I wanted to have Chris on the show because he has lived life to the full, and continues to do so. He has traveled to every country in the world, built a large blog community, created The World Domination Summit, and has written amazing books along the way. In other words, there isn’t much he hasn’t done, so he knows what he’s talking about. After you listen to our conversation below, my hope is that you take away many ideas to use in your own life.
I trust that in the last few weeks, you’ve begun to think about communication as the truly magical and monumental thing it is, and that you’ve learned to be a better liar (in the best of ways, of course) in Part 1 and Part 2 of this “Big Fat Lies” series. Today, let’s continue to fine tune our mastery of the craft by pulling the curtain on one of the sneakiest – and yet most powerful – lies of all: nonverbal communication.
I think most of us take nonverbal communication for granted, because it infuses itself into most everything we do, even without our being aware of it. However, it’s just that lack of awareness that can get us into trouble and leave us wondering what went wrong in both personal and professional communication settings where it seemed our spoken message was on track – yet, for some mysterious reason, was not received as well as we had hoped it would be. Or perhaps, you’re just wondering how to pack more punch in a presentation.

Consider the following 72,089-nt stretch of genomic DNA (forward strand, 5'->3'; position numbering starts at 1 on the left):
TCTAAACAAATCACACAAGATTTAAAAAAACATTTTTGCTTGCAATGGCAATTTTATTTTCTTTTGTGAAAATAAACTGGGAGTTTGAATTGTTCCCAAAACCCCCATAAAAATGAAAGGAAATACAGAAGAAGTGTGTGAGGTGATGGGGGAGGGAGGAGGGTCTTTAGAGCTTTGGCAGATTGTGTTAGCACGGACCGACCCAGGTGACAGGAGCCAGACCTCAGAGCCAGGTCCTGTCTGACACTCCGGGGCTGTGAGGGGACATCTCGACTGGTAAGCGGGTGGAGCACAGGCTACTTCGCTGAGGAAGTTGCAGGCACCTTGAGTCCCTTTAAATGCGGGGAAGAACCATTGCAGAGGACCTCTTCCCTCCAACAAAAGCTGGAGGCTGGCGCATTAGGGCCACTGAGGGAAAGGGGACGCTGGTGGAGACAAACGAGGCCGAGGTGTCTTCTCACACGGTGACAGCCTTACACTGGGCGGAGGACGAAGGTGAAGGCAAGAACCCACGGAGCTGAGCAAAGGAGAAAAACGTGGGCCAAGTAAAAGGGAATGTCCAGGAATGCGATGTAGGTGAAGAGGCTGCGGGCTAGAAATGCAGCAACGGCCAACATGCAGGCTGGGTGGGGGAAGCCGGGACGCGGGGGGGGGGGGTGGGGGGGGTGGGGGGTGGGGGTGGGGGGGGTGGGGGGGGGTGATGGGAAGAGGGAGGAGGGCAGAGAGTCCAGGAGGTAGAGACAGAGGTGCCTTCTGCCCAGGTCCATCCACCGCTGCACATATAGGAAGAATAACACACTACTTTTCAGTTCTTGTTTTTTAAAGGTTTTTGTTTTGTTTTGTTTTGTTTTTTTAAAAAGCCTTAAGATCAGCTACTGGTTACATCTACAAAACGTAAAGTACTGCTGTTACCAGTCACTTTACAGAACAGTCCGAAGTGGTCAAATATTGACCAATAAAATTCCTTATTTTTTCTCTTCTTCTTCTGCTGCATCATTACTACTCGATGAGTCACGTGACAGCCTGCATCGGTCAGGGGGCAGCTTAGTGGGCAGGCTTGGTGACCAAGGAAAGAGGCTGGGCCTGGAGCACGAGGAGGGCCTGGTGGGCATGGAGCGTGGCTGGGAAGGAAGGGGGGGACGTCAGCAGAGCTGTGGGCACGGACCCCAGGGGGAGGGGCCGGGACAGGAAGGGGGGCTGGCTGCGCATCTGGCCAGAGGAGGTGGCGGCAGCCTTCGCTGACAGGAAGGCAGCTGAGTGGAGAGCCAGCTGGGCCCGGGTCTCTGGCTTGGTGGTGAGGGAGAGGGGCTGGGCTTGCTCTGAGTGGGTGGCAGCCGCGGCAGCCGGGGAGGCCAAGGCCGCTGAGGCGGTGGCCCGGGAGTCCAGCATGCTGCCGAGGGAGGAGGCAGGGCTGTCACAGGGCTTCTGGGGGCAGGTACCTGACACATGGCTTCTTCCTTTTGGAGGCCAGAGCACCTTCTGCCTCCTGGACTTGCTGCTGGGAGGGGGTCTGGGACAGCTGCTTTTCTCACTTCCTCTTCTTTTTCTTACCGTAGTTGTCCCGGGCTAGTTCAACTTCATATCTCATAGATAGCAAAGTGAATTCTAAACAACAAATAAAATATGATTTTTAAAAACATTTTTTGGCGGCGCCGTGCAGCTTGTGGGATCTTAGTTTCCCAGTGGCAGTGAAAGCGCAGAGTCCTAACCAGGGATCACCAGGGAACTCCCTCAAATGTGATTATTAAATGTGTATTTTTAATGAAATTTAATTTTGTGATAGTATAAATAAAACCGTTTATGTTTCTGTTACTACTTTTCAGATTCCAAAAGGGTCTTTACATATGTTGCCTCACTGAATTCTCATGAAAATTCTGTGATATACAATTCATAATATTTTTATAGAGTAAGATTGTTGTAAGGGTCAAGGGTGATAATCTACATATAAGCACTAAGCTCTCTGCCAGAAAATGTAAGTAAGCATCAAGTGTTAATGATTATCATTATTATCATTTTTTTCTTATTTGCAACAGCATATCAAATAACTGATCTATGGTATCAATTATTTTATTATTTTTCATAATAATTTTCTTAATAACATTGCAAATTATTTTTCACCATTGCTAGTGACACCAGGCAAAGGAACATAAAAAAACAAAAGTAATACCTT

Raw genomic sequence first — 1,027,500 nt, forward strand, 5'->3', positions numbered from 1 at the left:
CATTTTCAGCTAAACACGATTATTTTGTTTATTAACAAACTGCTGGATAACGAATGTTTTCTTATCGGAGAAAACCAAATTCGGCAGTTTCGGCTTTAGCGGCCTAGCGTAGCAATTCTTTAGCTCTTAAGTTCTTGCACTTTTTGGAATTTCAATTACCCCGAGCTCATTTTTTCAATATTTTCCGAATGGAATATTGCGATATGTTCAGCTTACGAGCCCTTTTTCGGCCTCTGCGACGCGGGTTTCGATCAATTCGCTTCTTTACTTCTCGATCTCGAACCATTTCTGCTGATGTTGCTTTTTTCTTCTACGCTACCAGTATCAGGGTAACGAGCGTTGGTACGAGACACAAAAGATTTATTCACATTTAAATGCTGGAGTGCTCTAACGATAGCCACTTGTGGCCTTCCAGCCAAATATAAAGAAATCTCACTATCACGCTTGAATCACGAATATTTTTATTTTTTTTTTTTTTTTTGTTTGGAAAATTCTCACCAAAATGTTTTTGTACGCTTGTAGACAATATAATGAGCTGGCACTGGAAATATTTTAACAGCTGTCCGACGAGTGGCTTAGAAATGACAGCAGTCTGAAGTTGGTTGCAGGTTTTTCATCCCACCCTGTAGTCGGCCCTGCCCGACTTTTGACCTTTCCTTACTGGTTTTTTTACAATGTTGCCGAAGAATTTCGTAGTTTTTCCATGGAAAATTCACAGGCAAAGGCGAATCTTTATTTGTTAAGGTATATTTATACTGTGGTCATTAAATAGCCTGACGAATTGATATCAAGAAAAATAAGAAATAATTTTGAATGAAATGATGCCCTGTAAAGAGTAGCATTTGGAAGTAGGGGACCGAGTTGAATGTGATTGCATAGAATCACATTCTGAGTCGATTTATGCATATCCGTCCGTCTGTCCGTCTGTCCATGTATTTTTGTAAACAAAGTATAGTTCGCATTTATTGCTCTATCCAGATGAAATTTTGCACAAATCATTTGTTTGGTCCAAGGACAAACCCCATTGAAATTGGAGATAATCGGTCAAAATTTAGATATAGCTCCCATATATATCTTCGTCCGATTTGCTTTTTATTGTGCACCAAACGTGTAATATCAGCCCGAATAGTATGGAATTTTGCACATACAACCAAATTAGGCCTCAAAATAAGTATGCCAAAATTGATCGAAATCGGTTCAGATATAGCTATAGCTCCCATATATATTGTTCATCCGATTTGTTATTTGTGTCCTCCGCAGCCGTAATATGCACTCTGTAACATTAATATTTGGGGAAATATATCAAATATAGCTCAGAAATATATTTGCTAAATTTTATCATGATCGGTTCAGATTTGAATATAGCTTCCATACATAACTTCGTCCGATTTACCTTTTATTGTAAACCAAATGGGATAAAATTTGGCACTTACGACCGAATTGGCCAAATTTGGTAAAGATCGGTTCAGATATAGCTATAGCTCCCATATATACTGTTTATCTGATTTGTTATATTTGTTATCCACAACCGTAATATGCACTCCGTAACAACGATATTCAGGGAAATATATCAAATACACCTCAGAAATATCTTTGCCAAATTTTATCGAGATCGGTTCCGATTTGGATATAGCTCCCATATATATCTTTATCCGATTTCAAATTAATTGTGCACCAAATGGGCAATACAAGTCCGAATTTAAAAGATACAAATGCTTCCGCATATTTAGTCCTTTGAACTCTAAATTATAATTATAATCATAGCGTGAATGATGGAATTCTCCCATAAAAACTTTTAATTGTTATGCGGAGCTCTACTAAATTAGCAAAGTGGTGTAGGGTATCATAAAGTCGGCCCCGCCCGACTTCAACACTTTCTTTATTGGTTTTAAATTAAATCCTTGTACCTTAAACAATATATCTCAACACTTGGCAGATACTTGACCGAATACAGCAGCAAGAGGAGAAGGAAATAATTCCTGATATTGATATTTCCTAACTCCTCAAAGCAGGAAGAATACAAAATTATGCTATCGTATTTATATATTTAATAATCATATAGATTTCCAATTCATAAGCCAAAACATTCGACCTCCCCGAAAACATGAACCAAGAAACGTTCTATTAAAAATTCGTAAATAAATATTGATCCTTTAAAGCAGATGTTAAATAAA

In my last post, I called you a liar. That is because you are one. And I trust you were challenged to become an even better liar after having read the aforementioned post – that you were inspired to incorporate strong idioms and figures of speech to vary your language approach, make your message more clear, and improve both your oral and written communication through clear voice and tone.
Today’s Big Lie is all about skillful slips of tongue. We’ll also cover how to approximate those linguistic loopholes in writing, which is both tricky – and, at times, immensely useful.
SETTING THE STAGE
As before, I’m going to ask you to stop in a moment and consider something before continuing to read: to answer a question to yourself (or, better yet, in writing), as part of the exploration and learning process. You may think you don’t need that step; and, as most anything else in life, the choice is yours. But carefully considering what you already know or believe about a topic before learning more will significantly increase the impact and “stickiness” of the new information.